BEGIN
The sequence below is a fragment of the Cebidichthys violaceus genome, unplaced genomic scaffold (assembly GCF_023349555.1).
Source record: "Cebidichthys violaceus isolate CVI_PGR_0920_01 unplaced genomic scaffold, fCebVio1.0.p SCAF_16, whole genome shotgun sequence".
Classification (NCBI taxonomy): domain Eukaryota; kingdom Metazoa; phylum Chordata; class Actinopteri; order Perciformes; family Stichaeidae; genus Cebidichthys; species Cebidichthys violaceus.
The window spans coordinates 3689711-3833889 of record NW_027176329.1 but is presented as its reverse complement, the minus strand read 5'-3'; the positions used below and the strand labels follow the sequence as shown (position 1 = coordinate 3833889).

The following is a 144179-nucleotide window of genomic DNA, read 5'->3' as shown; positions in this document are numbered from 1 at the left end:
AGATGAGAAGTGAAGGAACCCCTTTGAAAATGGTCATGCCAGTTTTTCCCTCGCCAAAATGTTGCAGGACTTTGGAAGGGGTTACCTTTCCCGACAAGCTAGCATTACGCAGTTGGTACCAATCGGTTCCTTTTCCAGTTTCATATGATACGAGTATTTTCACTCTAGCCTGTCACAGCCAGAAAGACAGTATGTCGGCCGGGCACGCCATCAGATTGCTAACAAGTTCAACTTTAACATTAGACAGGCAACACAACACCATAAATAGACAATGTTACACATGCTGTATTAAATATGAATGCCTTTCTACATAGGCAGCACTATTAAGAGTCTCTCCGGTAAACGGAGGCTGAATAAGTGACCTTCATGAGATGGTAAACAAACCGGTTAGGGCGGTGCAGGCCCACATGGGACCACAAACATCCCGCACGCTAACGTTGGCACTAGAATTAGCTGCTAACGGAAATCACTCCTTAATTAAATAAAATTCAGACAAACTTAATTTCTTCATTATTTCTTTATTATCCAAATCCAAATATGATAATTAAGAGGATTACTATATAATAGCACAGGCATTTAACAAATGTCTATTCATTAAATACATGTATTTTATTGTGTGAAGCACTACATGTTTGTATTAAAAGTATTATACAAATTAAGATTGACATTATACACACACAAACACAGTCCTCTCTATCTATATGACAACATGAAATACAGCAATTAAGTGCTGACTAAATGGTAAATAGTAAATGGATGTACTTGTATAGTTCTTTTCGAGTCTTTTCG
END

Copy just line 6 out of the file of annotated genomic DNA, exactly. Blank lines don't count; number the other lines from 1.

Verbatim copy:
AGATGAGAAGTGAAGGAACCCCTTTGAAAATGGTCATGCCAGTTTTTCCCTCGCCAAAATGTTGCAGGACTTTGGAAGGGGTTACCTTTCCCGACAAGCTAGCATTACGCAGTTGGTACCAATCGGTTCCTTTTCCAGTTTCATATGATACGAGTATTTTCACTCTAGCCTGTCACAGCCAGAAAGACAGTATGTCGGCCGGGCACGCCATCAGATTGCTAACAAGTTCAACTTTAACATTAGACAGGCAACACAACACCATAAATAGACAATGTTACACATGCTGTATTAAATATGAATGCCTTTCTACATAGGCAGCACTATTAAGAGTCTCTCCGGTAAACGGAGGCTGAATAAGTGACCTTCATGAGATGGTAAACAAACCGGTTAGGGCGGTGCAGGCCCACATGGGACCACAAACATCCCGCACGCTAACGTTGGCACTAGAATTAGCTGCTAACGGAAATCACTCCTTAATTAAATAAAATTCAGACAAACTTAATTTCTTCATTATTTCTTTATTATCCAAATCCAAATATGATAATTAAGAGGATTACTATATAATAGCACAGGCATTTAACAAATGTCTATTCATTAAATACATGTATTTTATTGTGTGAAGCACTACATGTTTGTATTAAAAGTATTATACAAATTAAGATTGACATTATACACACACAAACACAGTCCTCTCTATCTATATGACAACATGAAATACAGCAATTAAGTGCTGACTAAATGGTAAATAGTAAATGGATGTACTTGTATAGTTCTTTTCGAGTCTTTTCG